Widely respected organizations and individuals including the National Institute of Mental Health, Children and Adults with Attention Deficit Disorder (CHADD), Russell Barkley (ADHD: A Handbook for Diagnosis and Treatment), and Edward Hallowell (Driven to Distraction) have endorsed Coaching as a vital missing link for achieving success.
Coaching and therapy are similar in many ways, as they both seek to help people become more functional and successful in their lives. The approaches are not always mutually exclusive and can often be supportive of one another. Therapy focuses primarily on treating mental disorders and coping with past traumas. As ADHD is a neurobiological disorder, often support is found in gaining self-awareness, and in developing strategies for responding more effectively to inherent challenges. Cognitive Behavioral Therapy is often the recommended type of therapy. Coaching does not focus on "why" but "what now?" The goal is to help people improve their ability to regulate their attention, reduce their impulsive behavior, and manage their hyperactivity. We shift problems into goals and help individuals stay accountable to those goals. When appropriate, I work collaboratively with therapists and psychiatrists.
CBT is a type of talk therapy for adults and children where the therapist and patient discuss the underlying reasons specific thought patterns persist and develop strategies dealing with how to change the way patients view themselves and the way they react to these thoughts. It is critical that the therapist have full and current science-based knowledge of ADHD and its impact on behavior.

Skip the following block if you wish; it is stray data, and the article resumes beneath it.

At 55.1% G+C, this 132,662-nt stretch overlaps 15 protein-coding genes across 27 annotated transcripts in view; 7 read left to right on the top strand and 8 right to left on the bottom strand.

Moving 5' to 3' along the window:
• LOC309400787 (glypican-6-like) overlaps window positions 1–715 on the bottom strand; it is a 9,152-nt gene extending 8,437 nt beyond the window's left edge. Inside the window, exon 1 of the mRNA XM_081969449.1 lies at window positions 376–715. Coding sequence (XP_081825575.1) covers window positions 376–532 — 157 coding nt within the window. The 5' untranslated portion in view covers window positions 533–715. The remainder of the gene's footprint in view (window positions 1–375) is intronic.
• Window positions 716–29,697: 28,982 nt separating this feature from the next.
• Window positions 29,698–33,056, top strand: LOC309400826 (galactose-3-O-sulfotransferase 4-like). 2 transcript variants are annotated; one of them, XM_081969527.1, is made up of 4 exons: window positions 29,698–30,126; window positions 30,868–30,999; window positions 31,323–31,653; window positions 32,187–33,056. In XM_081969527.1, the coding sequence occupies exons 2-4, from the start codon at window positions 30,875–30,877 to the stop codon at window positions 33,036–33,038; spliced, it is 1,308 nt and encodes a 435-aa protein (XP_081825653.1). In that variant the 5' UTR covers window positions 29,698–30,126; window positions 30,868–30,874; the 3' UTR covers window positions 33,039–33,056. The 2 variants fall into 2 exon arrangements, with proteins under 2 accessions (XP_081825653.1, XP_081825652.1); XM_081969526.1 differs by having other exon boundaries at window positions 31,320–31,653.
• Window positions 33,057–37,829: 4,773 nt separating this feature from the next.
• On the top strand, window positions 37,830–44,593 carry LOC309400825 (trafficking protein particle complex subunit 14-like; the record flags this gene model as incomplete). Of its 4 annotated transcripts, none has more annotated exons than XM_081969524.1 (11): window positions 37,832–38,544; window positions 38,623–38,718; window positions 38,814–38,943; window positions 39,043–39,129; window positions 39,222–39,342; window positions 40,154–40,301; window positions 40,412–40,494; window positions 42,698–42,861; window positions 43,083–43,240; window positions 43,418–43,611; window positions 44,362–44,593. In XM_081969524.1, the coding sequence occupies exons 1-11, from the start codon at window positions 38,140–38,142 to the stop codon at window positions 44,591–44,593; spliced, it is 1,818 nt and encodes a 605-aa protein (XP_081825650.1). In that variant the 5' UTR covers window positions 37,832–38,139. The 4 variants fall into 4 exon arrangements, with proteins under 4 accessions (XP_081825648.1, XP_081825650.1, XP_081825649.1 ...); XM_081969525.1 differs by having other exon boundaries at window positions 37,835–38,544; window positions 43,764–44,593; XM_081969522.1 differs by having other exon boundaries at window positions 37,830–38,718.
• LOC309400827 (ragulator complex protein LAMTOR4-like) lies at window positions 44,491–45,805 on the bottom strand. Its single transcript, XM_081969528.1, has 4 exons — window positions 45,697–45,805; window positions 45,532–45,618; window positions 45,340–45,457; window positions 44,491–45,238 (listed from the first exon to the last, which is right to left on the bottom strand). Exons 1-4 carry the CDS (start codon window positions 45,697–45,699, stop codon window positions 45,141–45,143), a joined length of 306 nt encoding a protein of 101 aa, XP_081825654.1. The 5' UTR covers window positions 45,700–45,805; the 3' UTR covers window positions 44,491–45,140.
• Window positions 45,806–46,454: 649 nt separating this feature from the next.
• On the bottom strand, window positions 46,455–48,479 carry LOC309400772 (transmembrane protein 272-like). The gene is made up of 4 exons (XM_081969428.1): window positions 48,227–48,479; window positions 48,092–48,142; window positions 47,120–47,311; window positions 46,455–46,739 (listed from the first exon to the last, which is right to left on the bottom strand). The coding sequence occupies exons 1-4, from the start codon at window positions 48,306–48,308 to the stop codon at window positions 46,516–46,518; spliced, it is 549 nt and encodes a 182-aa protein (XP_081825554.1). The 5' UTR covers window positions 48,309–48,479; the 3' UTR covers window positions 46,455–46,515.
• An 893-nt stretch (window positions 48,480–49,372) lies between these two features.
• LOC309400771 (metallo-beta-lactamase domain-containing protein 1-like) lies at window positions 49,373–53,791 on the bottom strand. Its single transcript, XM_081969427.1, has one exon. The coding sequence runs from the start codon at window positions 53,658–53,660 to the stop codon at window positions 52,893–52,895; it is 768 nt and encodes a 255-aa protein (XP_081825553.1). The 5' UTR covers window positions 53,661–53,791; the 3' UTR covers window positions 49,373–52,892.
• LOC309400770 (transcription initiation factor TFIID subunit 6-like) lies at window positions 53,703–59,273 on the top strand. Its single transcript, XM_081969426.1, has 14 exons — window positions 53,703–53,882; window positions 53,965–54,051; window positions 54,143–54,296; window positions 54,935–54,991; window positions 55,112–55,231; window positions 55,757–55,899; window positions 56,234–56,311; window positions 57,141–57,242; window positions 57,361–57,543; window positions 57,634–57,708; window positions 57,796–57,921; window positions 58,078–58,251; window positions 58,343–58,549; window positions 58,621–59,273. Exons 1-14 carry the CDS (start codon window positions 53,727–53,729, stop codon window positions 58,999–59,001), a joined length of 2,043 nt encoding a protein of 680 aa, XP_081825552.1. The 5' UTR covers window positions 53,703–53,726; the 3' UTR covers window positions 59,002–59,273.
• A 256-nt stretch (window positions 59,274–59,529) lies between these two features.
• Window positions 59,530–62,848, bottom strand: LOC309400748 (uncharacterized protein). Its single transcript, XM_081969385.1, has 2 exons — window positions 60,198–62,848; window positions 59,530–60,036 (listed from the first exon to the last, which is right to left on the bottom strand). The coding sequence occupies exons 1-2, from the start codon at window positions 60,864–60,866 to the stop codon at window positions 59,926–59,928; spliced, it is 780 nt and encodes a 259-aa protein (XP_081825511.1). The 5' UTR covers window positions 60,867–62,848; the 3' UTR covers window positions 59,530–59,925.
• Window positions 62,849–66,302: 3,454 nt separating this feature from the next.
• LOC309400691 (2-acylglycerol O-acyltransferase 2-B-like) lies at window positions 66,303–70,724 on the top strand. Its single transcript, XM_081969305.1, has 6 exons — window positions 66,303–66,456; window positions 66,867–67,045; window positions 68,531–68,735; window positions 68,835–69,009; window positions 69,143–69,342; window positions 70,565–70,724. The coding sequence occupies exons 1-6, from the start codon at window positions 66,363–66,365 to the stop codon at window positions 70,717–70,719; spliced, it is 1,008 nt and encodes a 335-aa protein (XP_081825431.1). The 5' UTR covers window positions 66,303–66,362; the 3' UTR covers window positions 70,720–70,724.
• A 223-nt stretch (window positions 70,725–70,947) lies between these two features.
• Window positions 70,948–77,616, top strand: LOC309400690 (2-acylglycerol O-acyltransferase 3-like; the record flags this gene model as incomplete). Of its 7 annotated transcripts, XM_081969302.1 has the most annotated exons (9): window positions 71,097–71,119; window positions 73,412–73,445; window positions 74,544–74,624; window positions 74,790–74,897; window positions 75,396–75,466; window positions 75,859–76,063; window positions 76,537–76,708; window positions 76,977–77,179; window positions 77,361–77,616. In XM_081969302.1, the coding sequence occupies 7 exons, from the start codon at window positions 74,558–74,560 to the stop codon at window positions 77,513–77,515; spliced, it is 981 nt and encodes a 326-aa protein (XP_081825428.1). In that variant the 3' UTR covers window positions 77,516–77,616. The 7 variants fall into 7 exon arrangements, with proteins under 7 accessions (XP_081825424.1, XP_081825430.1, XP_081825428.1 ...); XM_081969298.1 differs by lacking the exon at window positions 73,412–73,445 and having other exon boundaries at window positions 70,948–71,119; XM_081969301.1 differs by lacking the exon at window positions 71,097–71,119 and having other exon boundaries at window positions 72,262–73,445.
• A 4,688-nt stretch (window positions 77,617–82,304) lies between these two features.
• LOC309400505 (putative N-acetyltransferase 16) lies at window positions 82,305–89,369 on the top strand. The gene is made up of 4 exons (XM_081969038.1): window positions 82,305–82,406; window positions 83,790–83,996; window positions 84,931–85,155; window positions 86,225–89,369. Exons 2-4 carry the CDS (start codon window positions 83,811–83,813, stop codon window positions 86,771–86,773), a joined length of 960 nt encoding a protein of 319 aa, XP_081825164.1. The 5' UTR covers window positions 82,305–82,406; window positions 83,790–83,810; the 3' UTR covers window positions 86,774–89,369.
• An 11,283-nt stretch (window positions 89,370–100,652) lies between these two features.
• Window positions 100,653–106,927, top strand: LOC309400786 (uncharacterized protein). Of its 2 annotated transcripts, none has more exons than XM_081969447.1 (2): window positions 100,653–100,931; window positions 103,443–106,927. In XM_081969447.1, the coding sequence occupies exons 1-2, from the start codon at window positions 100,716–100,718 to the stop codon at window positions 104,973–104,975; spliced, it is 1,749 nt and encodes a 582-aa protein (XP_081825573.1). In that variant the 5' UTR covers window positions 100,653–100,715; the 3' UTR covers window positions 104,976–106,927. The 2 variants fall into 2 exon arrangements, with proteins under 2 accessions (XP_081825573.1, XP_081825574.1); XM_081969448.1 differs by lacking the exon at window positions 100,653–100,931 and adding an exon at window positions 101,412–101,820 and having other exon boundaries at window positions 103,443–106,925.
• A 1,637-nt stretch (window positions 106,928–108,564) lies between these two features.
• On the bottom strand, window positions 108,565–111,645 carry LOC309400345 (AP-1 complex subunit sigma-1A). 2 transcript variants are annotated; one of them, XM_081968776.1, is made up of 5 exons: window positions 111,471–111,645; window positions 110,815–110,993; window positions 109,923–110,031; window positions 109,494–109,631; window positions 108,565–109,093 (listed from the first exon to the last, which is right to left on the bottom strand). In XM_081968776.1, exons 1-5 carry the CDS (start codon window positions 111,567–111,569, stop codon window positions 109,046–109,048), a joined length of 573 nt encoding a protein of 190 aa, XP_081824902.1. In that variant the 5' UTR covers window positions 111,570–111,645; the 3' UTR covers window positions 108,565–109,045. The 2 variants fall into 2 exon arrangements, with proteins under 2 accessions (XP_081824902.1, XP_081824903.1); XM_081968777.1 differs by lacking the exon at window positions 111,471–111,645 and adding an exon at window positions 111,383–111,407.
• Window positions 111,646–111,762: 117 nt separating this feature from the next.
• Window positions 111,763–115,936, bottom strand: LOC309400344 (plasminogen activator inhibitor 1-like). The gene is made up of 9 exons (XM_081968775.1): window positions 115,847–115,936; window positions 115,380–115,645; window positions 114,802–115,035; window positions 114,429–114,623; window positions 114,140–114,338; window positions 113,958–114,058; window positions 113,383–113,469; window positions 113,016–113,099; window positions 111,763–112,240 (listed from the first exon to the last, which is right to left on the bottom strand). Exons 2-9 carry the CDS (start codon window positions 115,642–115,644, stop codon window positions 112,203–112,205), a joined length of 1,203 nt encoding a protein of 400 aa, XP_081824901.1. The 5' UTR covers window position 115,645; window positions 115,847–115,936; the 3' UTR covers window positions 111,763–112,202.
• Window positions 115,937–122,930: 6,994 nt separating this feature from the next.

CBT can be an effective support for a person with ADHD in dealing with the emotional issues that may develop as a result of having ADHD. Through the process of ADHD therapy, patients can discover how their thoughts impact their actions and how their thoughts influence their views of themselves and the world.
Behavioral Parent Training (BPT) as an essential intervention for better understanding ADHD by reducing symptoms and teaching skills . I prefer the word "Coaching," and its model as it suggests more active participation from the parent. Our Parent Coaches are trained professionals who combine the knowledge of Coaching, Parenting, ADHD, and Executive Functioning to provide parents with appropriate tips, tools, strategies and on-going support to manage the complexities of raising a challenging child. Once parents are educated about the impact ADHD, Executive Function skills, stress, anxiety, and pressure have on learning, motivation, and behavior, the Parent Coach can help a parent become a more effective parent to their child.